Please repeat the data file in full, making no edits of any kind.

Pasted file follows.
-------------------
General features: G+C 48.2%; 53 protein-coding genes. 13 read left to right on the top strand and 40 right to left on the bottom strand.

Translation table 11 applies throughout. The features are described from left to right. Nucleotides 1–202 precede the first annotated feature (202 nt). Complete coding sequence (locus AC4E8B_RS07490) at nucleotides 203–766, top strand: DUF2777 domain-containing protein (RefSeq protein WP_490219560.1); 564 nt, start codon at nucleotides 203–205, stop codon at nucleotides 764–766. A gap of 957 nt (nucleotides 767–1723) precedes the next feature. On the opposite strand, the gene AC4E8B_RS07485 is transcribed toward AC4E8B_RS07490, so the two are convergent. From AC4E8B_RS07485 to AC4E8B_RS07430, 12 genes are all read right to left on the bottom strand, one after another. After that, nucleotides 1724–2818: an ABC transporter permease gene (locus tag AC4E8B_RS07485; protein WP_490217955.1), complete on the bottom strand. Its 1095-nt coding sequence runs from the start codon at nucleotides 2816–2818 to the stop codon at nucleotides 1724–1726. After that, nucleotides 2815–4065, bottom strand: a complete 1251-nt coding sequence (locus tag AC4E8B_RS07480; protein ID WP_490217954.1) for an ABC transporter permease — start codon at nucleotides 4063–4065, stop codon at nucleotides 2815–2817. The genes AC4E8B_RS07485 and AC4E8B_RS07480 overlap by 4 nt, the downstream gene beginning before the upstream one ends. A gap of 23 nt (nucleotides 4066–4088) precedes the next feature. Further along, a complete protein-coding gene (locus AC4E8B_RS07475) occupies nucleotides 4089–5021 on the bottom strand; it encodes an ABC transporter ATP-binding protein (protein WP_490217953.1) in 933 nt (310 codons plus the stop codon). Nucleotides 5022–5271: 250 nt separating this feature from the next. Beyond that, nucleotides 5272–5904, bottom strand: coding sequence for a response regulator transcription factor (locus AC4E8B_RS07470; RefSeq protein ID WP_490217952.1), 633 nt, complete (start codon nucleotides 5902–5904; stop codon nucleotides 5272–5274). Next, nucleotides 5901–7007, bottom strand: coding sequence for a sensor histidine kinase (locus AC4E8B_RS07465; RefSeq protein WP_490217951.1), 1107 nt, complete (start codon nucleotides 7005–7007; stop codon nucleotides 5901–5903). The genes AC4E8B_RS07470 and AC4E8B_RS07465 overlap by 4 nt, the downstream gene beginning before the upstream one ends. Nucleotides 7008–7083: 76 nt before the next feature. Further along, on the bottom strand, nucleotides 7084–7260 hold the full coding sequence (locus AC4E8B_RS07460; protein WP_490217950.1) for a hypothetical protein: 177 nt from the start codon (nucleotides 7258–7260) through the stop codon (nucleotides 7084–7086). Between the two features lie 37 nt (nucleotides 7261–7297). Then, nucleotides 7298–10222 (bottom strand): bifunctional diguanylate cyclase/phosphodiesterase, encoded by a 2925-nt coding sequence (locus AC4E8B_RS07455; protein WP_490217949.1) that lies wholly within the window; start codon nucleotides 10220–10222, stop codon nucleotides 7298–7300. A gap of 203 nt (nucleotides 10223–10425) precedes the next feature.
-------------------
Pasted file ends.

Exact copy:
General features: G+C 48.2%; 53 protein-coding genes. 13 read left to right on the top strand and 40 right to left on the bottom strand.

Translation table 11 applies throughout. The features are described from left to right. Nucleotides 1–202 precede the first annotated feature (202 nt). Complete coding sequence (locus AC4E8B_RS07490) at nucleotides 203–766, top strand: DUF2777 domain-containing protein (RefSeq protein WP_490219560.1); 564 nt, start codon at nucleotides 203–205, stop codon at nucleotides 764–766. A gap of 957 nt (nucleotides 767–1723) precedes the next feature. On the opposite strand, the gene AC4E8B_RS07485 is transcribed toward AC4E8B_RS07490, so the two are convergent. From AC4E8B_RS07485 to AC4E8B_RS07430, 12 genes are all read right to left on the bottom strand, one after another. After that, nucleotides 1724–2818: an ABC transporter permease gene (locus tag AC4E8B_RS07485; protein WP_490217955.1), complete on the bottom strand. Its 1095-nt coding sequence runs from the start codon at nucleotides 2816–2818 to the stop codon at nucleotides 1724–1726. After that, nucleotides 2815–4065, bottom strand: a complete 1251-nt coding sequence (locus tag AC4E8B_RS07480; protein ID WP_490217954.1) for an ABC transporter permease — start codon at nucleotides 4063–4065, stop codon at nucleotides 2815–2817. The genes AC4E8B_RS07485 and AC4E8B_RS07480 overlap by 4 nt, the downstream gene beginning before the upstream one ends. A gap of 23 nt (nucleotides 4066–4088) precedes the next feature. Further along, a complete protein-coding gene (locus AC4E8B_RS07475) occupies nucleotides 4089–5021 on the bottom strand; it encodes an ABC transporter ATP-binding protein (protein WP_490217953.1) in 933 nt (310 codons plus the stop codon). Nucleotides 5022–5271: 250 nt separating this feature from the next. Beyond that, nucleotides 5272–5904, bottom strand: coding sequence for a response regulator transcription factor (locus AC4E8B_RS07470; RefSeq protein ID WP_490217952.1), 633 nt, complete (start codon nucleotides 5902–5904; stop codon nucleotides 5272–5274). Next, nucleotides 5901–7007, bottom strand: coding sequence for a sensor histidine kinase (locus AC4E8B_RS07465; RefSeq protein WP_490217951.1), 1107 nt, complete (start codon nucleotides 7005–7007; stop codon nucleotides 5901–5903). The genes AC4E8B_RS07470 and AC4E8B_RS07465 overlap by 4 nt, the downstream gene beginning before the upstream one ends. Nucleotides 7008–7083: 76 nt before the next feature. Further along, on the bottom strand, nucleotides 7084–7260 hold the full coding sequence (locus AC4E8B_RS07460; protein WP_490217950.1) for a hypothetical protein: 177 nt from the start codon (nucleotides 7258–7260) through the stop codon (nucleotides 7084–7086). Between the two features lie 37 nt (nucleotides 7261–7297). Then, nucleotides 7298–10222 (bottom strand): bifunctional diguanylate cyclase/phosphodiesterase, encoded by a 2925-nt coding sequence (locus AC4E8B_RS07455; protein WP_490217949.1) that lies wholly within the window; start codon nucleotides 10220–10222, stop codon nucleotides 7298–7300. A gap of 203 nt (nucleotides 10223–10425) precedes the next feature.